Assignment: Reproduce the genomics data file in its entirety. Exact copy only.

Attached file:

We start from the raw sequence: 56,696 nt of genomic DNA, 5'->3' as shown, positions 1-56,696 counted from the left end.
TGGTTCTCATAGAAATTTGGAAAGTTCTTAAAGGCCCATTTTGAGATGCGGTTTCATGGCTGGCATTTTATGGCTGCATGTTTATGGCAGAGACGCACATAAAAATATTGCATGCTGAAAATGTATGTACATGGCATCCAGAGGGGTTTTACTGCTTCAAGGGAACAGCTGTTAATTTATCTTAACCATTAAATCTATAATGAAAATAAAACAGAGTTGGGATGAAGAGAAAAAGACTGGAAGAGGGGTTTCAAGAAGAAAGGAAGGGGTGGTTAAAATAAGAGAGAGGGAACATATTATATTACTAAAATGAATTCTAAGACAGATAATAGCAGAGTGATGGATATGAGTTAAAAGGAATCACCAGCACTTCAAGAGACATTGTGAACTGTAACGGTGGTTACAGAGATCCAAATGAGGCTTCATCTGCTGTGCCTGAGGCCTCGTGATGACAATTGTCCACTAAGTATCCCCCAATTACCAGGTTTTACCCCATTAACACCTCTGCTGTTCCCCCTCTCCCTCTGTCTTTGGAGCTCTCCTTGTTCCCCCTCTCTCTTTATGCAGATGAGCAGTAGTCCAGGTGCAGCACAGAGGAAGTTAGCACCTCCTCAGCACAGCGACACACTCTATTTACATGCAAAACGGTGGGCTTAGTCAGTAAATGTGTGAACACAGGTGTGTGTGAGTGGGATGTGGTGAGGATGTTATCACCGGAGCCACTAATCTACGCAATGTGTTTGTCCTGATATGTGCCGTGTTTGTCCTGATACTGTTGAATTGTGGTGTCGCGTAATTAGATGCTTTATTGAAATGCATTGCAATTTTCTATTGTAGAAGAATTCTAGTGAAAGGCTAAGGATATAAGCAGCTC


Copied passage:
We start from the raw sequence: 56,696 nt of genomic DNA, 5'->3' as shown, positions 1-56,696 counted from the left end.
TGGTTCTCATAGAAATTTGGAAAGTTCTTAAAGGCCCATTTTGAGATGCGGTTTCATGGCTGGCATTTTATGGCTGCATGTTTATGGCAGAGACGCACATAAAAATATTGCATGCTGAAAATGTATGTACATGGCATCCAGAGGGGTTTTACTGCTTCAAGGGAACAGCTGTTAATTTATCTTAACCATTAAATCTATAATGAAAATAAAACAGAGTTGGGATGAAGAGAAAAAGACTGGAAGAGGGGTTTCAAGAAGAAAGGAAGGGGTGGTTAAAATAAGAGAGAGGGAACATATTATATTACTAAAATGAATTCTAAGACAGATAATAGCAGAGTGATGGATATGAGTTAAAAGGAATCACCAGCACTTCAAGAGACATTGTGAACTGTAACGGTGGTTACAGAGATCCAAATGAGGCTTCATCTGCTGTGCCTGAGGCCTCGTGATGACAATTGTCCACTAAGTATCCCCCAATTACCAGGTTTTACCCCATTAACACCTCTGCTGTTCCCCCTCTCCCTCTGTCTTTGGAGCTCTCCTTGTTCCCCCTCTCTCTTTATGCAGATGAGCAGTAGTCCAGGTGCAGCACAGAGGAAGTTAGCACCTCCTCAGCACAGCGACACACTCTATTTACATGCAAAACGGTGGGCTTAGTCAGTAAATGTGTGAACACAGGTGTGTGTGAGTGGGATGTGGTGAGGATGTTATCACCGGAGCCACTAATCTACGCAATGTGTTTGTCCTGATATGTGCCGTGTTTGTCCTGATACTGTTGAATTGTGGTGTCGCGTAATTAGATGCTTTATTGAAATGCATTGCAATTTTCTATTGTAGAAGAATTCTAGTGAAAGGCTAAGGATATAAGCAGCTC